The tiny home is painted a cheery, bright royal blue and features French doors along the kitchen and bedroom that create a surprisingly airy vibe inside the 320-square-foot space. Owners Matt and Jamie Leonardo, who put the unit on Airbnb in February, offer visitors both necessities and niceties—including a double bed, spare futon, full bath and kitchen, Keurig coffee maker with pods, and a fridge full of La Croix—in a modern, minimalistic space dressed in a cool palette of blues, whites and grays accented with yellow throw pillows and gold ceramic statuettes.
Situated in the backyard of the couple’s home, the structure is a bit hidden, but don’t fret: Upon reservation, the Leonardos expertly relay the details of navigation, parking and self check-in.
The property is also a short six-minute walk to the burgeoning Broadway Triangle district, where guests can sip coffee at Old Soul, wander into boutiques like Rire and Display: California, peruse gardening goods at The Plant Foundry, or grab a bite at places like Vibe Health Bar, La Venadita and Oakhaus. With this Airbnb’s attractive location, modern tiny home aesthetic and hospitable hosts, you may have trouble, um, “containing” your enthusiasm for this new staycation spot. $119 per night for two people, plus fees. bit.ly/shippingcontainerhouse —Jessica Rine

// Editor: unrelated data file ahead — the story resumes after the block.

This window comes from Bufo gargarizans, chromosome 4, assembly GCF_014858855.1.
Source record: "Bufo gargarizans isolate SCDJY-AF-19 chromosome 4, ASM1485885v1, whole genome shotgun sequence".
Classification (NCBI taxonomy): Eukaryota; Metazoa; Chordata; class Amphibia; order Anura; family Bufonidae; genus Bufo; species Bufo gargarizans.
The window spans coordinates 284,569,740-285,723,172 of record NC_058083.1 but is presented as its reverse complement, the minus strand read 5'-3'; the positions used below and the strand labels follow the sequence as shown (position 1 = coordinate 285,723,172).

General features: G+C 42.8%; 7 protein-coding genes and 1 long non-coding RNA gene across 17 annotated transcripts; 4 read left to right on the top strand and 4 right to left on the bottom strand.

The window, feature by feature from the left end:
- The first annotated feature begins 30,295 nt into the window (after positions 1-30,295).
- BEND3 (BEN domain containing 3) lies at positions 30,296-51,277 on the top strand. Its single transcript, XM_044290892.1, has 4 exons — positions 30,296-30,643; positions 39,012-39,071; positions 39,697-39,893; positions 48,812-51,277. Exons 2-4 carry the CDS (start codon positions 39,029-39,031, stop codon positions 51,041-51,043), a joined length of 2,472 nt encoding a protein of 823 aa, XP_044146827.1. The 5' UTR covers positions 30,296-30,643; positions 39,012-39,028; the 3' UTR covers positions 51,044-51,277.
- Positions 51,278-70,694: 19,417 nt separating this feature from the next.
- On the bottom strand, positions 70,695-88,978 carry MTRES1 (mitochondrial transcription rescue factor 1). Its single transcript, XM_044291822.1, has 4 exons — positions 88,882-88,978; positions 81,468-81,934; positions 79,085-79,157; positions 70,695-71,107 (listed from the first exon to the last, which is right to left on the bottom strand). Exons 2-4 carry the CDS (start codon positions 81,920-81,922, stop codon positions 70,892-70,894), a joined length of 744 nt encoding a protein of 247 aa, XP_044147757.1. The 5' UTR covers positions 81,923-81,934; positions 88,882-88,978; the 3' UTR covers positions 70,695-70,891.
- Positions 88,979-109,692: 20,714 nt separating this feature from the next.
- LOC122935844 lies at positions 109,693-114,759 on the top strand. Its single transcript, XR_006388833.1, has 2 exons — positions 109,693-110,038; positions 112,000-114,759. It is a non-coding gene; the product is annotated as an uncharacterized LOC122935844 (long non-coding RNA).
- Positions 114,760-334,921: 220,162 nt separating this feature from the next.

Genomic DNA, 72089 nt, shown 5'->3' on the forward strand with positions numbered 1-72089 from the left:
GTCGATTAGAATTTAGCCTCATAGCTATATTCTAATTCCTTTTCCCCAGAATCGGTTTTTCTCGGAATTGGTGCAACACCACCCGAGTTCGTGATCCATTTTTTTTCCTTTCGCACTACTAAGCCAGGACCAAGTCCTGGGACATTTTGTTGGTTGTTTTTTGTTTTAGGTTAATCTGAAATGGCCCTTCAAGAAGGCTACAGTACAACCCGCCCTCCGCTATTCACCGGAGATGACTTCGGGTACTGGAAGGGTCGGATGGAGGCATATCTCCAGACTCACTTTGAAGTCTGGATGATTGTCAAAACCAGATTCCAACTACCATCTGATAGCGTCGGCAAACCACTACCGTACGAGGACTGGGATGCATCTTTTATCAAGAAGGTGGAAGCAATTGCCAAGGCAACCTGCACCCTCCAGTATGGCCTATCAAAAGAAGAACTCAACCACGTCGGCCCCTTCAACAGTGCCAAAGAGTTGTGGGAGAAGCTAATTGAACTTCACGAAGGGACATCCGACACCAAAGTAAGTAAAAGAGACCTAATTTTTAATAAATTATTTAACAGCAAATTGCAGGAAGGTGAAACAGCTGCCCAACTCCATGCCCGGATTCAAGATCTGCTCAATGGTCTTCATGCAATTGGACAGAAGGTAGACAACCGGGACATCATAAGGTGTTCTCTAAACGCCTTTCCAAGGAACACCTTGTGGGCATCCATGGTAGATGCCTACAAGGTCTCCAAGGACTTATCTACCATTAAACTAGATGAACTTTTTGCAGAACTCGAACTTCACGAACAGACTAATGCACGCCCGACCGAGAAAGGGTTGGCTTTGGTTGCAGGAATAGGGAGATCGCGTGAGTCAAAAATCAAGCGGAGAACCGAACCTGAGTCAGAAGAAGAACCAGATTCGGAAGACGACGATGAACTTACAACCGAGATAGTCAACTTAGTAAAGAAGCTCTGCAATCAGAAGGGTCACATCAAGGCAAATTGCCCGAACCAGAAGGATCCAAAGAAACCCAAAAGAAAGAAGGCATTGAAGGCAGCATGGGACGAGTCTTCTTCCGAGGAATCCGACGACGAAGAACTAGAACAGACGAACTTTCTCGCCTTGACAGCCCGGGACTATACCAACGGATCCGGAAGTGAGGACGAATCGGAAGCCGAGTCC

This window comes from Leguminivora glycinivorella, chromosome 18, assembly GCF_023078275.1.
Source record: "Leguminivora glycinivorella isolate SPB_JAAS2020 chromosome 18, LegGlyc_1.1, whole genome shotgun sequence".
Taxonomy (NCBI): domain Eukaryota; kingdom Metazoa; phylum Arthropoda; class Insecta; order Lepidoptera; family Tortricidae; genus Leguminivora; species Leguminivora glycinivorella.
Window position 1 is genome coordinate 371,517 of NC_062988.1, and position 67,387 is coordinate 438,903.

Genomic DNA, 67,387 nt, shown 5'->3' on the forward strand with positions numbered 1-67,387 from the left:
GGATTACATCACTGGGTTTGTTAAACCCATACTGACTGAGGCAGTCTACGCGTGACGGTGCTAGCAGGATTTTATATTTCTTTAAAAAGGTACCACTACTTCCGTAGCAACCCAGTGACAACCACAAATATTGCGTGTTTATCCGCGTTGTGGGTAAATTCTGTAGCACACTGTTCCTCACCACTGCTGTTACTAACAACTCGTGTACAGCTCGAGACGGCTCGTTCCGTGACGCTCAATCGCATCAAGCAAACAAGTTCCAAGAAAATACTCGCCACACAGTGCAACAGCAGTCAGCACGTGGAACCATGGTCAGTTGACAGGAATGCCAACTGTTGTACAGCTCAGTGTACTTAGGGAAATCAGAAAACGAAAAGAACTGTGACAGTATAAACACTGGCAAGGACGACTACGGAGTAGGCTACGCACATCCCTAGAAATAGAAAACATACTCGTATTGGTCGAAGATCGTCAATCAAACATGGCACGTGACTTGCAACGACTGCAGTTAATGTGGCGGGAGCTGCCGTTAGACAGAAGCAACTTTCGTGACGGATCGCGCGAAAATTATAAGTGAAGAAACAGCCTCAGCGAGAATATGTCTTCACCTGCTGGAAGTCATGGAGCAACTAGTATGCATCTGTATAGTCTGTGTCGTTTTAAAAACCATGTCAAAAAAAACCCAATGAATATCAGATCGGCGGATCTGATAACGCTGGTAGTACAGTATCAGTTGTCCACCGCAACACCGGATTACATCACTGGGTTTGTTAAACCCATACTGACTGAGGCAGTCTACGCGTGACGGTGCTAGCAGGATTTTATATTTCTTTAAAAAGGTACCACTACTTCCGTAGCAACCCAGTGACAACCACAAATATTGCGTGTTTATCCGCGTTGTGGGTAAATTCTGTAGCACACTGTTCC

Milk & Honey Cottage
Set foot in Erica and Jimmy Barker’s Milk & Honey Cottage in Auburn and you instantly feel as if you’ve walked onto the set of a dreamy Nancy Meyers rom-com. Go ahead, spin a Frank Sinatra platter on that working Victrola, fire up the pellet stove, and curl up with a handmade guidebook highlighting the best local hikes and places in the historic town to find a steak or a pint of cider. Does your conversation suddenly seem wittier in such impeccably staged surroundings? Maybe so.
Before Airbnb came along, the Barkers (Jimmy runs a local web design business and Erica homeschools their two daughters) used to satisfy their hospitality itch by throwing absurdly over-the-top dinner parties for their friends. Now the design-crazy couple pour their energy into constantly perfecting their one-bedroom cottage, which started out three years ago as a bare concrete-floored workshop down the hill from their home. The farmhouse-chic décor flourishes create a kaleidoscope of Instagrammable tableaux, while telling a story that’s a love letter to Auburn, from locally sourced handicrafts to locally roasted coffee to locally grown bouquets of flowers.